I left my cellphone in my room on purpose.
At the party, there was dancing, a Frank Sinatra look-alike, fuchsia feather boas, and a decision to move the how-to book’s committee back upstairs to the VooDoo Lounge. Conversation with Matthew veered in an inappropriate direction.
“How many people have you had sex with?” he asked.
“Six,” I said, with no reason to lie. “How about you?”
“Seven,” he said.
At the elevator, Matthew stroked my hair, and upstairs, Matthew and I split from the group and leaned against the railing on the patio, surveying an aerial view of the Strip.
“Kiss me,” he said.
“Just one quick one. No one will see.”
I kissed him—a brief, seductive kiss. I peered over my shoulder to check. No one saw. It was easy. Why is this happening now? I thought. A long-suppressed stirring rose from my belly into my chest.
“I’ll be back. I have to use the restroom,” I said, tears welling.
I sprinted around the corner into the dark hallway near the bathroom. I turned to see Matthew barreling toward me. He placed his hands on my shoulders, thrust me against the wall, and kissed me again.
I staggered into the bathroom, my head spinning, more from lust than booze. Everything had shifted. My imminent marriage was amiss.
I went to bed alone and woke up rattled. I had to somehow go home and act normal. I had always done what I was supposed to do because I cared too much what people thought of me, so I spent the following three-day weekend at home painting walls trendy taupe, attempting to talk myself out of these new strong feelings for this other man. It didn’t work. And while Troy and I masked off crown molding and swiped paint rollers across our bedroom, I smiled. I kissed another man in Vegas, and it was glorious, I thought as I stared at Troy. He didn’t sense anything was wrong. If he didn’t see what was right in front of him, I wasn’t sure what I was capable of.
For three months after the Roxy night, Troy and I alternated between staying at his place and mine. He inhabited a mildew-ridden, kitchen-less studio next door to a volatile couple and their punk rock fights. I feared my clingy, jealous roommate would smother me with a pillow in my sleep. So Troy and I moved in together.
At 4:00 a.m. on moving day, Troy moaned and lifted his T-shirt in the twilight. He was covered in red, puffy welts. He scratched with no relief. Is he allergic to the hoppy beer he had last night or moving in with me? I thought. I gasped at the sight of him blanketed in hives and got dressed. He threw up. I drove him to the nearest hospital, where a nurse called me his wife. I sat at his bedside holding his hand while he shivered under a thin blanket. His wife, I thought. I like that. For once, I felt like a grownup. My parents said, “If it doesn’t work out, you can always move.”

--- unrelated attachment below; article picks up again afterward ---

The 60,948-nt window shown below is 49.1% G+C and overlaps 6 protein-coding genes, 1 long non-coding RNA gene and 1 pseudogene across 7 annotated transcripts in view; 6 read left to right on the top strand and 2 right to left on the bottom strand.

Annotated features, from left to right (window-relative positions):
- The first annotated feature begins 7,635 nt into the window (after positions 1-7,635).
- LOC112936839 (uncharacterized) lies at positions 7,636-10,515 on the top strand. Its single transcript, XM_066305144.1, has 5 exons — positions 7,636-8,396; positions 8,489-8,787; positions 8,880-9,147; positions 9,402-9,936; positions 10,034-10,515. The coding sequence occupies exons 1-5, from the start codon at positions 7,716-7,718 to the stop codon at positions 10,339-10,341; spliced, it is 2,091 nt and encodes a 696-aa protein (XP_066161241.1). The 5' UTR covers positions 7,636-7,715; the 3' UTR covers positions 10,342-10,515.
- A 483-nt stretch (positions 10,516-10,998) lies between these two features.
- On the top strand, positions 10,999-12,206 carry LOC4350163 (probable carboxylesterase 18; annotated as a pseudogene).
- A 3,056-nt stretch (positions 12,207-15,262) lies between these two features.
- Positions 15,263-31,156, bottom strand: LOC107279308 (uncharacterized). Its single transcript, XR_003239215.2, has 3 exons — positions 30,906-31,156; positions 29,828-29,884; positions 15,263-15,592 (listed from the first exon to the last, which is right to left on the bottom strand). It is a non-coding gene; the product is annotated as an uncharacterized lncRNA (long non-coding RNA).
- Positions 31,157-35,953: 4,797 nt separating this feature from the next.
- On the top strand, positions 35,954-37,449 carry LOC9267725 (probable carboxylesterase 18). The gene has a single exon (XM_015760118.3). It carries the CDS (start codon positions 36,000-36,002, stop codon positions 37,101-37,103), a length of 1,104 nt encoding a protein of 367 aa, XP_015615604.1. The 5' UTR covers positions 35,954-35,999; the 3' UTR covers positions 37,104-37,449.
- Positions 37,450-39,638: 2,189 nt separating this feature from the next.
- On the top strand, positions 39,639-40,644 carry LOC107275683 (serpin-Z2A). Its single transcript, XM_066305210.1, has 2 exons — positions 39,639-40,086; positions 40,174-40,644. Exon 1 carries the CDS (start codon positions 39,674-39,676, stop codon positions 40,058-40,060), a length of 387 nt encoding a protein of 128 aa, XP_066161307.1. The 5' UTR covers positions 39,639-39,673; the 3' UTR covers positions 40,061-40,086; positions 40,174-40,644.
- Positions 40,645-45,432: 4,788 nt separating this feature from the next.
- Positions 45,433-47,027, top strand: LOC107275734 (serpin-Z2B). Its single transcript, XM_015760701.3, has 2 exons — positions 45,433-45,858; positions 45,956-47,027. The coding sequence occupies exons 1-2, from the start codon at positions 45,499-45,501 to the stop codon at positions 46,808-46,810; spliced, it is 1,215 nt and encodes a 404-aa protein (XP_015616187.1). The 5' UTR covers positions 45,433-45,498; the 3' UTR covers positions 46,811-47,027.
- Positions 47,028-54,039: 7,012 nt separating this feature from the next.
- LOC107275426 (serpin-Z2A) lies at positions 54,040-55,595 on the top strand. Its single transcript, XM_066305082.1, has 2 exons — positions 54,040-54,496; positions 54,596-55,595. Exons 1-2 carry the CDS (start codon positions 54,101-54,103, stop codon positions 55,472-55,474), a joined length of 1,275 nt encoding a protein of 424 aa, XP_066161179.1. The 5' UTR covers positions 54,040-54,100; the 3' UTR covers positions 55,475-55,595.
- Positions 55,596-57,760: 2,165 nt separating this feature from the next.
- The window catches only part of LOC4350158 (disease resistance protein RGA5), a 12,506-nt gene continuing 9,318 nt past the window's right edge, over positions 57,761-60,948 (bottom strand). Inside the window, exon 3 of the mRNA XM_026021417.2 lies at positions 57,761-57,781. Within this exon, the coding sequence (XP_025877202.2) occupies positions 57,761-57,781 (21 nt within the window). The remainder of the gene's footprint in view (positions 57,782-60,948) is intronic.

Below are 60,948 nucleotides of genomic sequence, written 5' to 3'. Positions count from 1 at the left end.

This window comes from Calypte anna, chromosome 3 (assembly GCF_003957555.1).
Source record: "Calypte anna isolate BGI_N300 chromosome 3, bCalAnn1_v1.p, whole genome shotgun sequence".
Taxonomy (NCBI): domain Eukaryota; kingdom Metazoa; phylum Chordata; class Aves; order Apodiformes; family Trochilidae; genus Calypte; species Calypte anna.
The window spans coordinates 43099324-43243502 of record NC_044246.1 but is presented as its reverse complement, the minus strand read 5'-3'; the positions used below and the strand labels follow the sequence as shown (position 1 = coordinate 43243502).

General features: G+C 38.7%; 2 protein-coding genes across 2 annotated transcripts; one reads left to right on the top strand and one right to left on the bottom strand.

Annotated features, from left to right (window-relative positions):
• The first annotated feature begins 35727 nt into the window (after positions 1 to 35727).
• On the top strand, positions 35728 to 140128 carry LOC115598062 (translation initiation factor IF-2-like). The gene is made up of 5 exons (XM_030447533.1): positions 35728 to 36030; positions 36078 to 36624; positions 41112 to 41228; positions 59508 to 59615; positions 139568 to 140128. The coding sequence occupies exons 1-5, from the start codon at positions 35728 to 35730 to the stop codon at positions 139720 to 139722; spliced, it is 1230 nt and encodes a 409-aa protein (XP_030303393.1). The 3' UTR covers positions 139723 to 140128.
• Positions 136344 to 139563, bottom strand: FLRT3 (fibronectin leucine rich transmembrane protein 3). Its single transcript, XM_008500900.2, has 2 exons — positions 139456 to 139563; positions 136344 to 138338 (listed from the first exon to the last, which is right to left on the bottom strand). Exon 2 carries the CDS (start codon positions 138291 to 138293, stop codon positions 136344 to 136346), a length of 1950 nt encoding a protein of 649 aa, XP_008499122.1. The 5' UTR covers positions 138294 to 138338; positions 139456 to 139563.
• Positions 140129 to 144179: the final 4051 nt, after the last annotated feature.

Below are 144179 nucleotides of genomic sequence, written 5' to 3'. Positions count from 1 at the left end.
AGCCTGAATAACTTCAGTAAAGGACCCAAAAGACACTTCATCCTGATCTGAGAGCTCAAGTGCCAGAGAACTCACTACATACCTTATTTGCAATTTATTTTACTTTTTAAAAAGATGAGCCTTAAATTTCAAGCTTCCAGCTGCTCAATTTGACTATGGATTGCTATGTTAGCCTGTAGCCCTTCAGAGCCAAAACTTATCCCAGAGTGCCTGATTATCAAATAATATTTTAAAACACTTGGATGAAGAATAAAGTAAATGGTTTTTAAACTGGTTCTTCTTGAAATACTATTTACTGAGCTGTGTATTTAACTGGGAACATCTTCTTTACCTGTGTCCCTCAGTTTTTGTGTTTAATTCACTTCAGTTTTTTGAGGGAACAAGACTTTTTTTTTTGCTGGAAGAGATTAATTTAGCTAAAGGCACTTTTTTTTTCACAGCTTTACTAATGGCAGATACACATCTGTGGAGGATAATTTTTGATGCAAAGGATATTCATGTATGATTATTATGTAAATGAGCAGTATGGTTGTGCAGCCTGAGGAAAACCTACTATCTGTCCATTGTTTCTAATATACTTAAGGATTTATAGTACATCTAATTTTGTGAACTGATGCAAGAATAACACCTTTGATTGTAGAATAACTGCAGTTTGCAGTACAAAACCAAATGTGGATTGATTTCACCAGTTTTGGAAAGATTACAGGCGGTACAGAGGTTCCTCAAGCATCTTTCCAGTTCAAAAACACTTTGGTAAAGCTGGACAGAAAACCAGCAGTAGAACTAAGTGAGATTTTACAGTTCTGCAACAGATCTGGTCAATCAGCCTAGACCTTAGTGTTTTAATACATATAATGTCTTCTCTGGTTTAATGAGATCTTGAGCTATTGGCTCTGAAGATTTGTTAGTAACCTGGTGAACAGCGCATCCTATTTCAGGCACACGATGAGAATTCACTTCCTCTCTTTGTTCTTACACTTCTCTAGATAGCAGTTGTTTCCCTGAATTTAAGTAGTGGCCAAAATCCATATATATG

The first sign of sexual incompatibility arose in Troy’s studio before we moved in together. One afternoon after school, he agreed to go down on me, but was tentative, like I was coaxing a fussy child to take a bite of steamed vegetables. He sat up after a couple licks.
“Oh god! Disgusting! Go clean yourself!” he said.
No one had talked to me like that before or has since. I was appalled. Troy said he didn’t like how women taste. Taste wasn’t the point. I think he blamed chemo. It was the start of a gradual sexual descent that made me feel unclean and self-conscious. After a while, I chalked up his indifference to something I’d done to make him apathetic, but his blasé reaction to my advances made me suspect there was something wrong with me. The emotional effects of his attitude toward sex would linger.
When Troy did want sex, it was about his physical gratification in the most convenient way possible rather than as a mutual expression of tenderness. I once asked him to tell me his fantasies, longing for kinky details.
“Just straight fuckin’,” he said with a grin.
I was disappointed. I often laid awake in bed feeling rejected and unfulfilled, watching him snore on his stomach, his arms shoved deep under his cold pillow. I resented his slumber. How can you sleep at a time like this? I’d think.
One morning I attempted to instigate sex, which I did less and less for fear of rebuff. We kissed. We both got aroused. He headed for the shower to masturbate.
“Why don’t you want to have sex?” I asked.